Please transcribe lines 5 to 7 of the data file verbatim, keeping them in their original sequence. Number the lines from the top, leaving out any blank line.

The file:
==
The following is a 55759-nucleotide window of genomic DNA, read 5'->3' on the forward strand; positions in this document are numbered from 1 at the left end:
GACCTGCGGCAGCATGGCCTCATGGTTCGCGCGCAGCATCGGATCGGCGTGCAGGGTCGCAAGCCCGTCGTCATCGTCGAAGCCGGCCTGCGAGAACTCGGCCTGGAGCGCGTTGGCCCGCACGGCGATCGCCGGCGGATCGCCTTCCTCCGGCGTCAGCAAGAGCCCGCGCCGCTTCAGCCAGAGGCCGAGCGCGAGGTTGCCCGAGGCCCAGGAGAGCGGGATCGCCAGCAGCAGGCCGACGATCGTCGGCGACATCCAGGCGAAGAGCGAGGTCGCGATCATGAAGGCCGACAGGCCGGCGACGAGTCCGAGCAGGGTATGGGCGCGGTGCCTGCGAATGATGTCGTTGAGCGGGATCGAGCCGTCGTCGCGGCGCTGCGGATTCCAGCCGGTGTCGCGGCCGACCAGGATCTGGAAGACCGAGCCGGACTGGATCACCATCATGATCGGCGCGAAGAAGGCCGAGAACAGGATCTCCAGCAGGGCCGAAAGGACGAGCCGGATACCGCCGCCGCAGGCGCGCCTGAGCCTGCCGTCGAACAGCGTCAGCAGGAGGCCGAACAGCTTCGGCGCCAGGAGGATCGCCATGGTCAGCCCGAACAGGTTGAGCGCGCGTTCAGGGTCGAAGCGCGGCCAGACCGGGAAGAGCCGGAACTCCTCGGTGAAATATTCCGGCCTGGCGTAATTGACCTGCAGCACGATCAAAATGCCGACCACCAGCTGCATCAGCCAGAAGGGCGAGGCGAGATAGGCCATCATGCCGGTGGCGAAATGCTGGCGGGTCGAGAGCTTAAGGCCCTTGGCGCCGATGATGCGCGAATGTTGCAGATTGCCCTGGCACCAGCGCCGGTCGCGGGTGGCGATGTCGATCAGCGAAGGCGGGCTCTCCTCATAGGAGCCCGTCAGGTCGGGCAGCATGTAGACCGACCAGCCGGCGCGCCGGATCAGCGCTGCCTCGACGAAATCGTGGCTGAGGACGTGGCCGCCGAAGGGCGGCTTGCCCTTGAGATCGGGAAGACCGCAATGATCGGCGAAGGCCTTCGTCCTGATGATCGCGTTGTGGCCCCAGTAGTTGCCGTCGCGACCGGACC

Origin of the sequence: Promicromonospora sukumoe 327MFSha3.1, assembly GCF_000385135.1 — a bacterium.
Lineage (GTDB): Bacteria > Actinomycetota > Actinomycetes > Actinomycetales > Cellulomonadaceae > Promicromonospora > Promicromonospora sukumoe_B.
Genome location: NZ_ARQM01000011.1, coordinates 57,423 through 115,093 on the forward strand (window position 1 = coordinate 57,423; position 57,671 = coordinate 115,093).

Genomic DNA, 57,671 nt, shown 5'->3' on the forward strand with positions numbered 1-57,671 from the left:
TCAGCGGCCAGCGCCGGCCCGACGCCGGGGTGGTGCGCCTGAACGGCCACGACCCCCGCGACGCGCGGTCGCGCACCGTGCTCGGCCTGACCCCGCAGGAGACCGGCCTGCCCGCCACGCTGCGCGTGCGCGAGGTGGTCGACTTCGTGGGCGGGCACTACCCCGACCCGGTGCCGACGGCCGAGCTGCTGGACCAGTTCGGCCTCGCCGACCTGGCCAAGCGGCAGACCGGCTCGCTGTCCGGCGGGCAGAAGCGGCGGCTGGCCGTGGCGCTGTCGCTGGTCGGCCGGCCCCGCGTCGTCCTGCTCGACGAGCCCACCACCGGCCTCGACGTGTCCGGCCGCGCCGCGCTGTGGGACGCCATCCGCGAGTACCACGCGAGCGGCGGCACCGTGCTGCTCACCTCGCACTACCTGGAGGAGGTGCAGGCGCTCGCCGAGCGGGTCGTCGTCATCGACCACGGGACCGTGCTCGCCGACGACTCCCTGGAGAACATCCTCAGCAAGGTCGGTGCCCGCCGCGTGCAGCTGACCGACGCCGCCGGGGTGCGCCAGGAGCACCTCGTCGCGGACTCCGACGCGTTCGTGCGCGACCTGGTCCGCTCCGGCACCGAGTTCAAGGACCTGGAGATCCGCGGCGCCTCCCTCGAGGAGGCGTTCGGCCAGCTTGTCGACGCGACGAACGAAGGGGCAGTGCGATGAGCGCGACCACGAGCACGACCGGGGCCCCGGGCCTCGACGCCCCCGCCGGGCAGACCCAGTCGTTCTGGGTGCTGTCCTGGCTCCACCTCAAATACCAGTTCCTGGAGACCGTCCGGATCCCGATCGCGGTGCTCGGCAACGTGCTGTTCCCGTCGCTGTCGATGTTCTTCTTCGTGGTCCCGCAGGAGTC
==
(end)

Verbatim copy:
Genome location: NZ_ARQM01000011.1, coordinates 57,423 through 115,093 on the forward strand (window position 1 = coordinate 57,423; position 57,671 = coordinate 115,093).

Genomic DNA, 57,671 nt, shown 5'->3' on the forward strand with positions numbered 1-57,671 from the left:
TCAGCGGCCAGCGCCGGCCCGACGCCGGGGTGGTGCGCCTGAACGGCCACGACCCCCGCGACGCGCGGTCGCGCACCGTGCTCGGCCTGACCCCGCAGGAGACCGGCCTGCCCGCCACGCTGCGCGTGCGCGAGGTGGTCGACTTCGTGGGCGGGCACTACCCCGACCCGGTGCCGACGGCCGAGCTGCTGGACCAGTTCGGCCTCGCCGACCTGGCCAAGCGGCAGACCGGCTCGCTGTCCGGCGGGCAGAAGCGGCGGCTGGCCGTGGCGCTGTCGCTGGTCGGCCGGCCCCGCGTCGTCCTGCTCGACGAGCCCACCACCGGCCTCGACGTGTCCGGCCGCGCCGCGCTGTGGGACGCCATCCGCGAGTACCACGCGAGCGGCGGCACCGTGCTGCTCACCTCGCACTACCTGGAGGAGGTGCAGGCGCTCGCCGAGCGGGTCGTCGTCATCGACCACGGGACCGTGCTCGCCGACGACTCCCTGGAGAACATCCTCAGCAAGGTCGGTGCCCGCCGCGTGCAGCTGACCGACGCCGCCGGGGTGCGCCAGGAGCACCTCGTCGCGGACTCCGACGCGTTCGTGCGCGACCTGGTCCGCTCCGGCACCGAGTTCAAGGACCTGGAGATCCGCGGCGCCTCCCTCGAGGAGGCGTTCGGCCAGCTTGTCGACGCGACGAACGAAGGGGCAGTGCGATGAGCGCGACCACGAGCACGACCGGGGCCCCGGGCCTCGACGCCCCCGCCGGGCAGACCCAGTCGTTCTGGGTGCTGTCCTGGCTCCACCTCAAATACCAGTTCCTGGAGACCGTCCGGATCCCGATCGCGGTGCTCGGCAACGTGCTGTTCCCGTCGCTGTCGATGTTCTTCTTCGTGGTCCCGCAGGAGTC